Twas the night before Christmas, and all through the house, not a creature was stirring, not even a mouse.
....except a pregnant mama. A few miles down the road, a very pregnant mama was stirring and had been stirring all day.
Upon initial meeting I had told them both I would agree to be her doula as long as they understood I could not be on call for them Christmas weekend. My daughter was about to be 3 and this was the first Christmas she actually "got it". I was so excited about this Christmas, more than any other. I almost felt as excited this year as I used to feel as a child. This first time mama was due 10 days after the new year and we both knew the odds of a first time mom being 2 weeks early were slim. The couple agreed they were fine with Christmas not being covered.
Fast forward to Christmas Eve. A very nervous mama is talking to me on the other end of the phone. "I've lost my mucus plug and my contractions are about 10-15 minutes apart".Her answers to my questions confirmed what we both had hoped would not happen. It looked like a Christmas baby was coming after all. Without hesitation, my mouth opened and I found myself saying "I know I said I wouldn't be on call for you on Christmas, but I can't leave you without a doula. I just can't do it. This is your first baby". I could hear her voice cracking on the other end - "Really? Oh my gosh, thank you so much."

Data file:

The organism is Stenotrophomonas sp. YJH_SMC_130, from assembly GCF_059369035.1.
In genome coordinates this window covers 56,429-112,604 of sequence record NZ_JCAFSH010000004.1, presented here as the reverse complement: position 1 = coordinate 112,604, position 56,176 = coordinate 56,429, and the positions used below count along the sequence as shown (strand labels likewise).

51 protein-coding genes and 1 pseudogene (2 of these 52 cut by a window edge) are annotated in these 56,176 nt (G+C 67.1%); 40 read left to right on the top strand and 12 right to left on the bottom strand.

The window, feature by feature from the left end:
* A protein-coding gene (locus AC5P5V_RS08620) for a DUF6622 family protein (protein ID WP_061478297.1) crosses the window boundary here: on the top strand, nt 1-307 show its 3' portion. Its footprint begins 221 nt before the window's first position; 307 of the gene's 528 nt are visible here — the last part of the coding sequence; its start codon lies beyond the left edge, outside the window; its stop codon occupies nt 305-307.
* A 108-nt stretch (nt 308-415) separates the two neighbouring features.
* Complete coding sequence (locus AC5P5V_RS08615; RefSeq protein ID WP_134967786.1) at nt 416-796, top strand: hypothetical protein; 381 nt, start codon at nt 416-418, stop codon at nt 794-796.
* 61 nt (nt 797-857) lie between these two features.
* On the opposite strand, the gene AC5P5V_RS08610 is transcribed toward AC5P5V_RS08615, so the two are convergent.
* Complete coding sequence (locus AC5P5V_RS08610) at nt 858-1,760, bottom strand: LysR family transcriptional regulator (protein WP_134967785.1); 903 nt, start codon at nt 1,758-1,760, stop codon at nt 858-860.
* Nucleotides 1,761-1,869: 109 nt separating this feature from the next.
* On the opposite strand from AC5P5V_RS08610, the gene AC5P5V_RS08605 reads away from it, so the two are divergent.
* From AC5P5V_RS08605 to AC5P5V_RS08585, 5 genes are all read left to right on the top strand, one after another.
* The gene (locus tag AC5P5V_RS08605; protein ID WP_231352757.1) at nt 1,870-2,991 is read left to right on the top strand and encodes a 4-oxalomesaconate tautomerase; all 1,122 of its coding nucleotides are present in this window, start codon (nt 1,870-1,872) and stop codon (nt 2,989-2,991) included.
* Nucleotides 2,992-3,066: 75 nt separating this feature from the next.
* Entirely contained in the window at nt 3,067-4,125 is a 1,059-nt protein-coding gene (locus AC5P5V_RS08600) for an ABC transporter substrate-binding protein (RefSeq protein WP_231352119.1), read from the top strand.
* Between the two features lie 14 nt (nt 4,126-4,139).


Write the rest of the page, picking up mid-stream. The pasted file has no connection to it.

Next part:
Hubby and I agreed we would not put presents under the tree that night. Just in case I wasn't home in the morning, our daughter wouldn't know the difference. She wasn't old enough to realize days or dates and after the myriad of gifts from grandparents, we concluded she probably thought Christmas had already come.
11pm the couple headed to the hospital. 3cm, 100% effaced. Doula went to sleep at 11:30. At 4am I got a call from dad - "She is 5cm and they say she is stalled and she needs pitocin". We talked through the facts, the defnition of "stalling" and I told them I would head up there. Mom refused pitocin.
Mom was rocking right along, doing wonderful. A natural at birthing for sure. At 7am she was 8cm. Shortly after, water broke. Transition ensued.
I kept using all the encouraging doula words I could find. Mom was really having a hard transition and wearing down fast. "You're almost done!!" I kept saying. 9:30am - STILL 8 cm. My "almost done" line was becoming a hard sell at that point. Transition became harder. Her anxiety level was out of control, despite my best efforts. Her fear was intense. The only position Mom could tolerate was all fours.
11am - STILL 8 cm. Cervix was swelling. Doc tells mom we need to do pitocin. Mom breaks down in sobs, she doesn't want pitocin. She has nothing left to give, doesn't know if she can go on. Just doesn't know what to do. We discuss options, I leave the room to give them a moment to discuss in private.
I was emotionally drained. For 4 hours I had been locked with her for each contraction, giving every ounce of my mental focus and energy to her. I knew she could do it but I also knew if she kept in this fear and anxiety cycle she would never dilate. I felt if she could just relax for a little while, she would be pushing this baby out. Maybe an epidural WAS her best option, I reasoned.